The full name of The Haunted Museum is C Green’s Haunted History House and Museum, and it is indeed part haunted house and part historical archive. The place has been open since February, 2018, and frankly I think it needs, or at least deserves, more space.
They’ve used dividers and bookshelves inside the converted house’s rectangular space to create smaller rooms and the feeling of a maze or labyrinth. That’s neat, but the blaring of the talking exhibits, like the charming Madame Morbida, come through the dividers. It’s distracting.
The exhibit has some good information on George P. Colby and the founding of Cassadaga. They have a few items from New York and a display about the Fox Sisters who are credited with popularizing spiritualism in the USA. Years after the girls gained fame as mediums, Margaret confessed that they created the rapping and tapping people heard at their seances by cracking their toes much the way some people crack the knuckles in their hands. Years after that revelation, Margaret recanted the confession and lived out her life as a spiritualist.
I assumed that the friendly and knowledgeable young man with the bushy chin-beard was Varney from the business card (“Ask for Varney”) but I didn’t confirm that. I’m going to call him that for the sake of convenience. He told me the museum has some haunted dolls that are kept away under lock and key until they can create an adequate space to display them. The place that gives him the shiver, he said, is the seance room, which includes George P Colby’s seance table and a hand-tatted doily made by one of the Alderman family daughters. Varney says some accounts from Cassadaga say that the daughter continued to commune with Colby after his death.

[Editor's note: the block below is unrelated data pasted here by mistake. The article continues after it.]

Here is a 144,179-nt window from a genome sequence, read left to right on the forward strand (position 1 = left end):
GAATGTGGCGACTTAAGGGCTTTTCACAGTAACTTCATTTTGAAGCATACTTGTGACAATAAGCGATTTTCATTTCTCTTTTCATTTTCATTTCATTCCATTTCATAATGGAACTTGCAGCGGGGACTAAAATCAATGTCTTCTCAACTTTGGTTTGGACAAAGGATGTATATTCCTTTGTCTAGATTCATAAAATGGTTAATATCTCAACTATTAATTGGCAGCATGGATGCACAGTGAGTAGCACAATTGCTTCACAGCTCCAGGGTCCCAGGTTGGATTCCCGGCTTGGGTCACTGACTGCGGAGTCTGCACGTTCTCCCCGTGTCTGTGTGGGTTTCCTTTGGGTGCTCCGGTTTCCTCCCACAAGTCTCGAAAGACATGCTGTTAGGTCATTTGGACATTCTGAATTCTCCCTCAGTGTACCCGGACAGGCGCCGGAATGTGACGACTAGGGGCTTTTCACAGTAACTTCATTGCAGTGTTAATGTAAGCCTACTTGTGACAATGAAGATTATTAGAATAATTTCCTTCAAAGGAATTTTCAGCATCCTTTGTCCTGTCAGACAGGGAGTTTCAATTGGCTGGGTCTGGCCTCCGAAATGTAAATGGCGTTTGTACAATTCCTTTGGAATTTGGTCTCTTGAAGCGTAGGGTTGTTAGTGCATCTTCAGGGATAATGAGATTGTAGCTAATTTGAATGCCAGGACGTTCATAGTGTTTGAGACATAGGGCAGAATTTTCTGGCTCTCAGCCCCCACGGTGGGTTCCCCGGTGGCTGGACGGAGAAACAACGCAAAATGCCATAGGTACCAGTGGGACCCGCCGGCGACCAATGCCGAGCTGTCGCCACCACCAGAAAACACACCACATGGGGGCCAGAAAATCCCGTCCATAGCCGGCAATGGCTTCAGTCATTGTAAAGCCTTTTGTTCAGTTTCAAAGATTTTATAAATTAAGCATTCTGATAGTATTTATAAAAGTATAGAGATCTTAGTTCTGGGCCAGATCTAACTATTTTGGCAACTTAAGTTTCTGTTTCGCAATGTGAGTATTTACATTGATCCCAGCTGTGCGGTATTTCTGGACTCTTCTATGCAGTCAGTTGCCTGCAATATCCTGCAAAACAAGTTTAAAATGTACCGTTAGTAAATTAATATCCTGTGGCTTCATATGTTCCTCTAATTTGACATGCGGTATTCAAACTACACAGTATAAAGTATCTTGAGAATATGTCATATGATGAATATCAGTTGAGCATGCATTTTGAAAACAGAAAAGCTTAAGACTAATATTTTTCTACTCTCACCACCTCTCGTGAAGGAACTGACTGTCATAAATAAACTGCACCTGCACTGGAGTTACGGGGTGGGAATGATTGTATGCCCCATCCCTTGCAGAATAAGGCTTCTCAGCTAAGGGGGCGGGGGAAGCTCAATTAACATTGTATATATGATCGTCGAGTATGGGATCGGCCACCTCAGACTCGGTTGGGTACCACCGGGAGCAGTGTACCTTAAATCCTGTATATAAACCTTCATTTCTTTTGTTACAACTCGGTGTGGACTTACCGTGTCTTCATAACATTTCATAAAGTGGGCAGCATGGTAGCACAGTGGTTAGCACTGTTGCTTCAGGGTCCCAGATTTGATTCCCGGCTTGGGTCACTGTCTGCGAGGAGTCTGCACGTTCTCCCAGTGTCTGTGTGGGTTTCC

He told me the way to the cemetary between Cassadaga and Deland, where Colby is buried. I couldn’t find the headstone, but that’s on me, not him. “It’s fifteen feet from the Devil’s Chair,” he said, “Which is just a big red brick chair.”
Actually, there are two red brick benches in the cemetery in question, but only one is on top of the hill and only one is the Devil’s Chair.
The museum doesn’t carry books on local history, and he referred me to the camp bookstore… a bit reluctantly, I thought. He said, “Well, all things considered, the camp bookstore is your best bet.” That was the first example of any east side- west side tension.
As I was getting ready to leave a couple came in. “Will you be open later, like around seven o’clock?” the man said.
“Just an FYI,” said Varney. “In this town, everything except the bar in the hotel is closed by seven. We roll up the sidewalks… where we actually have sidewalks.”